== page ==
I’ve lost nearly all craving for meat and dairy. I mostly miss cheese, but find that if it is not in the house, is not in sight, that I can make my way through the day just fine. Hummus, made from garbanzo beans, works pretty good as a cheese substitute whenever I feel a craving coming on. The cravings seem to have dwindled to almost nothing. On occasion, when visiting with friends, or when going to one of those crazy-good Mexican restaurants in town, I somehow manage to get mixed up with the cheese. The grocery stores are now stocking all new different kinds of soy cheese, so I may buy a small block of that, but it just doesn’t have the same yang as the real thing.
My prompting to switch eating habits came when I earned that I had high cholesterol, high blood pressure, and acid reflux, and when I began to feel unpredictable, arthritic aches and pains in my joints and muscles. Since then, the cholesterol and blood pressure have somewhat normalized, while the acid reflux and arthritic pain have disappeared, as promised by the doctor whose plan I have followed. It’s wonderful to sleep a whole night without nearly gagging to death from asphyxia.
Oh, sometimes I miss the smell that arises from barbecuing ribeye steaks in the summertime. I often get a whiff in the air of what people around me are cooking, but the sensation no longer causes my mouth to water. Thinking back now about all those meat-eating sessions in which I engaged, the ceremony of making the meat sizzle and smoke was perhaps more sublime than the actual eating. After I had a big piece of juicy, marbled, red meat cooked to medium rare, I would then heavily salt it and puddle it with melted butter. Of course, a baked potato on the side, with more butter, salt, and toss on a tall pile of sour cream.
I never would have thought I could walk away from that kind of eating. I began to see, however, that I was not taking in food to make my life healthy, to give my body strength and energy. I thought I was, but didn’t know any better. The meat and potatoes culture in which I had grown seemed so natural to me. Generations of my people had eaten this way. How healthy their diet might have made them is arguable. Strokes and heart attacks were pretty common. Those old timers also did not eat much processed food and were more physically active–both in work and pleasure–than what is in vogue now.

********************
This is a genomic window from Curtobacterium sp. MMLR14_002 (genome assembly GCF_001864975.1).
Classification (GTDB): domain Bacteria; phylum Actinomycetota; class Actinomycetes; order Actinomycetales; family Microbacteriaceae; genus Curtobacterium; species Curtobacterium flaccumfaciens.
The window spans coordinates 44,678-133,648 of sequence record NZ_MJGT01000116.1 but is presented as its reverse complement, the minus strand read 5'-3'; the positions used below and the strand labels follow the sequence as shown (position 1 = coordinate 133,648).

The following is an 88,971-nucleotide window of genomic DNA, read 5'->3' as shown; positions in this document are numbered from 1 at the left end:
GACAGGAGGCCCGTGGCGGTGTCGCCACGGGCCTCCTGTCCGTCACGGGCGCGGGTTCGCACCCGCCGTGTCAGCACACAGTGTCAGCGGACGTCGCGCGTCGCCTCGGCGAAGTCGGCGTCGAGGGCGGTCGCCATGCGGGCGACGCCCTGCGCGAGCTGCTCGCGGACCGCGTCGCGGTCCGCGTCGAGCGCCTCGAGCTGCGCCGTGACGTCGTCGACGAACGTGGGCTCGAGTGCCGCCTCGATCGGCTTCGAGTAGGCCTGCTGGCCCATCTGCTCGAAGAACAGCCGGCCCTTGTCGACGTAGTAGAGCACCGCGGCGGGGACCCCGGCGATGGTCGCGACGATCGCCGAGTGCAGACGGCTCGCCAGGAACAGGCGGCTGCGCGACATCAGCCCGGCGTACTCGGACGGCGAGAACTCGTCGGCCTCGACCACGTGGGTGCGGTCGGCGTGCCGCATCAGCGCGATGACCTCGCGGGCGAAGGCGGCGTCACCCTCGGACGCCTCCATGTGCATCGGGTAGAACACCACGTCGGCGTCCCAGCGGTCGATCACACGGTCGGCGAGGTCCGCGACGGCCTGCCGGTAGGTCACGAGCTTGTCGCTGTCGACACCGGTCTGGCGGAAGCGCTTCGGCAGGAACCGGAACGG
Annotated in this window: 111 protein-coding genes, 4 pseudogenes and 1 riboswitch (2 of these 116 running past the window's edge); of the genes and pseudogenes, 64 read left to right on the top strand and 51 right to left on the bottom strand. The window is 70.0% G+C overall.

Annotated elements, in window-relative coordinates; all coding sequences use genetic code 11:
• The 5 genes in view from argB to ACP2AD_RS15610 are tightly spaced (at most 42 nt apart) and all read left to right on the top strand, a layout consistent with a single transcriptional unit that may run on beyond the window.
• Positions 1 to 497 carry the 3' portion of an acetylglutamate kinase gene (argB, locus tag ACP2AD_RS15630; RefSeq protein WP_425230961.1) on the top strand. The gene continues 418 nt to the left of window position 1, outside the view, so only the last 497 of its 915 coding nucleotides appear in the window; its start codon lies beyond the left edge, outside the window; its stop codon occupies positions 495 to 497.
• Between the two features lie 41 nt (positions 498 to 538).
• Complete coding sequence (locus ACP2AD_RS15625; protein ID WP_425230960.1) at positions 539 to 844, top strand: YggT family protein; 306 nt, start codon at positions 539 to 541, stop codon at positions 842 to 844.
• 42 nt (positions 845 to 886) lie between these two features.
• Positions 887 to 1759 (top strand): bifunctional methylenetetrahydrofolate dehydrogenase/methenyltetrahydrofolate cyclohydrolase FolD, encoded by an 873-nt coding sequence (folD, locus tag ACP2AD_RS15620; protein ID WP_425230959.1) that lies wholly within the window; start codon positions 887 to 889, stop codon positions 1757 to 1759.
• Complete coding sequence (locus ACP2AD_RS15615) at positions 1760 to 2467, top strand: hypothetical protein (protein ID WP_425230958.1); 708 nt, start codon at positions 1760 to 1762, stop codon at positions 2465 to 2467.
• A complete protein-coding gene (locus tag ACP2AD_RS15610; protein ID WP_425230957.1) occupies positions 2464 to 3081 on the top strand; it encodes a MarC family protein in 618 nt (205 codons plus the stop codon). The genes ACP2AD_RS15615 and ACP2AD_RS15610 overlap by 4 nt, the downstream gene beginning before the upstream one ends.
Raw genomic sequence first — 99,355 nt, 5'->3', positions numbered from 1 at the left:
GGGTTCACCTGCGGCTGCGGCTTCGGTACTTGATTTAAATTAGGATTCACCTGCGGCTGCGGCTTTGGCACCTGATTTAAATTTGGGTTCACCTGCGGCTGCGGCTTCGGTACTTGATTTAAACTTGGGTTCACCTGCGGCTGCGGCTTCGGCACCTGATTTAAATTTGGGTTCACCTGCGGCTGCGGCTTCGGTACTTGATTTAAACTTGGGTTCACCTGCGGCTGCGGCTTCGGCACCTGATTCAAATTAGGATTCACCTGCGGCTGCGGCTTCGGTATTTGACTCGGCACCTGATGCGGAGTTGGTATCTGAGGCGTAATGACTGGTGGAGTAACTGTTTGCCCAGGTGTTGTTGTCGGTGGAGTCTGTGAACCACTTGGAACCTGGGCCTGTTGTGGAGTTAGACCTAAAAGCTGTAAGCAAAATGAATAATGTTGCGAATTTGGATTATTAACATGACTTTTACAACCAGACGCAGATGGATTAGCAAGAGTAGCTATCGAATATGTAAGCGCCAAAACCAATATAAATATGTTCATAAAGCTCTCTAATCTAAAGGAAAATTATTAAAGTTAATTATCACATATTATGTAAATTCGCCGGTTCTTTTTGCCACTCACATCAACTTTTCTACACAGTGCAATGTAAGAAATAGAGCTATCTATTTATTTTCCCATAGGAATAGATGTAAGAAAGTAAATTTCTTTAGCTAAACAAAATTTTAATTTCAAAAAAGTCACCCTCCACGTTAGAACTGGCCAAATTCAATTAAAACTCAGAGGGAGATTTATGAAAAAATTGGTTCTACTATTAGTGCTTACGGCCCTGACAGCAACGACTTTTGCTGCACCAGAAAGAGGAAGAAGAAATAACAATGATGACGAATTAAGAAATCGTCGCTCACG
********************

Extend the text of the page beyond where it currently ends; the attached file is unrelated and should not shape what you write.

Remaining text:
Eating gives me pleasure, especially when I’m hungry. Such satisfaction comes from filling my empty stomach, which is about the size of my fist when doubled. I had managed to equate eating with pleasure, rather than with sustenance. The change from carnivore to herbivore caused me to reflect on my reasons for eating the way I did. I had slowly gotten into a pattern of eating just for pleasure, but my body was enjoying the pleasure less and less all the time. The change to eating fresh, chunky vegetables that had been grown in the earth and had to be chopped, sliced, and slowly chewed, provided me with a new awareness of what eating should always have been for me.
Some nights after an early dinner of salad, I still go looking through the cupboards and refrigerator an hour or two later for pie and ice cream, cookies or cake–anything that contains fat, oil, salt, or sugar, but I don’t shop for such things, so the cupboards are only filled with memories of such food. Instead, I grab half a handful of raw, unsalted cashews and sunflower seeds, and munch on them slowly while enjoying the natural nutty savor of them, which is masked when other ingredients or processes are added. Eating slowly and with more deliberation has caused me to live more fully in the moment. I can’t say that I’m a master of the discipline, but now I better understand what I could have done differently during those many years of poor eating, and why the change has been good for me.